Hurricane Katrina, which has dominated the news over the last fortnight, is part of a wider pattern of extreme weather events. Just within the last few weeks, unusually severe floods in China, India and Central Europe have wreaked havoc. Meanwhile, fires have burned out of control in exceptionally dry conditions in Spain and Portugal. Across Western Siberia, the tundra is beginning to release methane - a particularly lethal greenhouse gas. And new research has revealed that the soil, rather than acting as a sink for carbon emissions from fossil fuel use as previously believed, now returns more of the emissions into the atmosphere than it absorbs.
There is now near-consensus in the scientific community that these and other alarming changes are directly attributable to human-induced global warming. Leading meteorologists are warning that the threat this poses is the greatest ever to face mankind. There is the clear prospect of further lethal climatic disasters, resulting from rising land and oceanic temperatures, which could make the horrors of Katrina appear minor by comparison. Clearly for some time the focus in New Orleans, and in other cities affected by the hurricane, will be on saving lives and dealing with the extraordinary aftermath of the damage. But could it be that Katrina will prove to be the wake-up call to America to put climate change at the top of the political agenda, and for it to move from rhetoric to action?
Unfortunately, it may be the case that only catastrophes like Katrina can shake the world out of its complacency. We continue to avoid the evidence that stares us in the face. Instead we prefer to maintain energy-profligate lifestyles that are relentlessly accelerating the process of climate change with consequences that are in all likelihood irreversible.
Those of us who are ignorant, sceptical or in denial of the facts decrease day by day The prevalent view is now that it is not the responsibility of individuals to respond to the shared predicament we now face but that of government to create a framework that requires us to do so. And until that happens, only extraordinarily principled individuals will be prepared to act.
On the surface, global warming is an increasing political concern. The G8 communiqué on climate change at the end of the Gleneagles Summit in July was a significant and long-awaited expression of political agreement that human beings are contributing to climate change and of the consequent need to reduce greenhouse gas emissions. Also welcome was the explicit acknowledgement of the UN as the body that must ultimately take the lead on negotiations around the creation of an international framework to ensure that climate change is tackled globally and fairly.
Nevertheless, there are a number of grounds for serious disquiet. First, the communiqué was rhetorical rather than practical. It stated that the G8 will "act with resolve and urgency" to reduce greenhouse gases, yet no targets were set to that end. Second, the conclusions were based on the false assumption that the necessary cuts in greenhouse gas emissions from human activity in affluent countries around the world can largely be achieved through the combination of more efficient use of fossil fuels and increased research, development and investment in technology, particularly in renewable energy. In practice, this cannot be sufficient either on the scale or in the timescale required. Third, both within the communiqué and indeed across the economies of every country in the world, the view continues to be universally held that growth is the primary objective of public policy and that an adequate response to climate change need not and must not be allowed to limit that. Business as usual and preferred lifestyles, albeit with minor modifications, remain the order of the day.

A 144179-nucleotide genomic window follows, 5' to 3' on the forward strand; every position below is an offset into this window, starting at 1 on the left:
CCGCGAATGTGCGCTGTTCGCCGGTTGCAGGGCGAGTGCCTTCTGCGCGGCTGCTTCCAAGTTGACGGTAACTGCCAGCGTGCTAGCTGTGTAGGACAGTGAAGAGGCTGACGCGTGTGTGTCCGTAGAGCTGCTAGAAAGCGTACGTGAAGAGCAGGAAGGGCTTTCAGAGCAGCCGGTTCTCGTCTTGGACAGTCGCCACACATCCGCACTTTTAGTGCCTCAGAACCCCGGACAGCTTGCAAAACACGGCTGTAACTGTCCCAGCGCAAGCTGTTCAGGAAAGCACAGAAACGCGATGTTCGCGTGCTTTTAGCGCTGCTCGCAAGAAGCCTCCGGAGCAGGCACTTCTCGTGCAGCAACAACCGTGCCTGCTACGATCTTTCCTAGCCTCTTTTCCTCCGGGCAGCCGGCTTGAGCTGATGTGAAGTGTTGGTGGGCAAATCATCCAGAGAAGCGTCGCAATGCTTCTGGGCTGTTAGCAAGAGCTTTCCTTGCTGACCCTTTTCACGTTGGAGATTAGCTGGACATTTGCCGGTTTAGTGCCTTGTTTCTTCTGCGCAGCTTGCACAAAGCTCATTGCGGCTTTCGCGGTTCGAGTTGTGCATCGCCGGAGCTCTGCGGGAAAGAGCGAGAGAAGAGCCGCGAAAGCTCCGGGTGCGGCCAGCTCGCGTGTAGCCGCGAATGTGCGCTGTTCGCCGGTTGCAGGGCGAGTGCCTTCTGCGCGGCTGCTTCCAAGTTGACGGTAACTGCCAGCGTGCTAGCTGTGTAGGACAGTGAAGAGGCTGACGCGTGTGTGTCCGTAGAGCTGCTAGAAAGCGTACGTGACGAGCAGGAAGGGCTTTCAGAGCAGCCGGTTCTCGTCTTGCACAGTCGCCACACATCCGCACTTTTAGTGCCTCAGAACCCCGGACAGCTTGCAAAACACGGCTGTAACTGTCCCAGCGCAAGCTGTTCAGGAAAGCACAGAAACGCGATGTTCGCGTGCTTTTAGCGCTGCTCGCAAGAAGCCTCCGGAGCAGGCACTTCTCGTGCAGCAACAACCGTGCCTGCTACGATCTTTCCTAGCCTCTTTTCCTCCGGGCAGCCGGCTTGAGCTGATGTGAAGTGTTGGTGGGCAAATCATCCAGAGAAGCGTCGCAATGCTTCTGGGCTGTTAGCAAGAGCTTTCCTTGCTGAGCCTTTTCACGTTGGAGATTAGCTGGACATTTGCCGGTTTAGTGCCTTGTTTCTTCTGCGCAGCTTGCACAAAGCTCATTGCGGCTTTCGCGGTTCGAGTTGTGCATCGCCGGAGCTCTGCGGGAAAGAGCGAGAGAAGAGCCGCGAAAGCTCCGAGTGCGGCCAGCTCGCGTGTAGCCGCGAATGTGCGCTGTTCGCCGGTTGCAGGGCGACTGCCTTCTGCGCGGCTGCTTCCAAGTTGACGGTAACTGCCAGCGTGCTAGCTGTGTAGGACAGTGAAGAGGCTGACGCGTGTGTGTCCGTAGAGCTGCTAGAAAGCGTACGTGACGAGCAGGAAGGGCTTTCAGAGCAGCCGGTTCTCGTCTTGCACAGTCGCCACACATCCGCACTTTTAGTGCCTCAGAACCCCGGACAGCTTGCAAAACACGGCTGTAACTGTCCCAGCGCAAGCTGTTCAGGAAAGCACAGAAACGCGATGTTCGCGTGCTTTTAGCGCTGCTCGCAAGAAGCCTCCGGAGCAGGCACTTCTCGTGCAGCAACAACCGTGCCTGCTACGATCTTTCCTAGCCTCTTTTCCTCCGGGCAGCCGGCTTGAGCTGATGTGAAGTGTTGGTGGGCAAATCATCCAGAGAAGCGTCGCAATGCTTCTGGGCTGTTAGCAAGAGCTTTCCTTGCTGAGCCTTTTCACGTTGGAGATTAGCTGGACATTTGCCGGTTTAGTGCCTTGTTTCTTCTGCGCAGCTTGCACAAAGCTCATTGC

Thus, crucial connections are not being made. Even in the week of the G8 Summit, with words of alarm about climate change still ringing in the ear, Britain celebrated its success in the flamboyant competition to host the 2012 Olympics. Bidding hosts made no reference to the hundreds of thousands of spectators and participants who would be making long-distance flights to their cities, apparently oblivious of the ecological consequences. And that is just one global jamboree held every four years. Almost every profession and sport holds annual events in different world locations to which typically large numbers of participants fly. Were they to be questioned, they might well now express concern about climate change and, with current trends, the consequent alarming prospects for their children. But they are either unaware of or choose to ignore the personal contribution that their return flight makes to accelerating the process. Even the progressive broadsheets fail to make the connection. Their reports on climate change and their expressions of concern about it in their leader columns are juxtaposed with the promotion of distant destinations and cheap flights to them, presumably with unintended irony.
The near-universal failure to make the connection between energy-intensive lifestyles and ecological disaster is a disturbing illustration of collective amnesia. As a consequence, an increasing majority of the population is inadvertently complicit in a process that is already reducing the quality of life of literally billions of people, and which will almost certainly cause the deaths of millions in the near and longer-term future. The only strategy now open to government is to act resolutely to slow the pace of damaging change. Yet the scale of preventive action it is actually taking is pathetically inadequate.
Many of those who are concerned with global warming unwisely believe it can be dealt with by taxing fuel more highly, by tree-planting and perhaps by carbon sequestration, and by buying emission rights from countries whose economies have not yet achieved the levels of success in raising material standards living that we have achieved in the West. Even those supposedly in the vanguard of the response to global warming, such as the green lobby and progressive local authorities, advocate naïve remedies. Owing to their limited powers and resources to bring about the necessary major transformation of our practices, their efforts are largely focussed on the actions that the public can be encouraged to take in terms of exhortation, pledges and commitments. They believe that strategies of promoting and subsidising voluntary action, based on better education and the wider take-up of energy saving measures, will deliver in time the essential degree of reduction required. This is well-meaning, but frankly wishful thinking.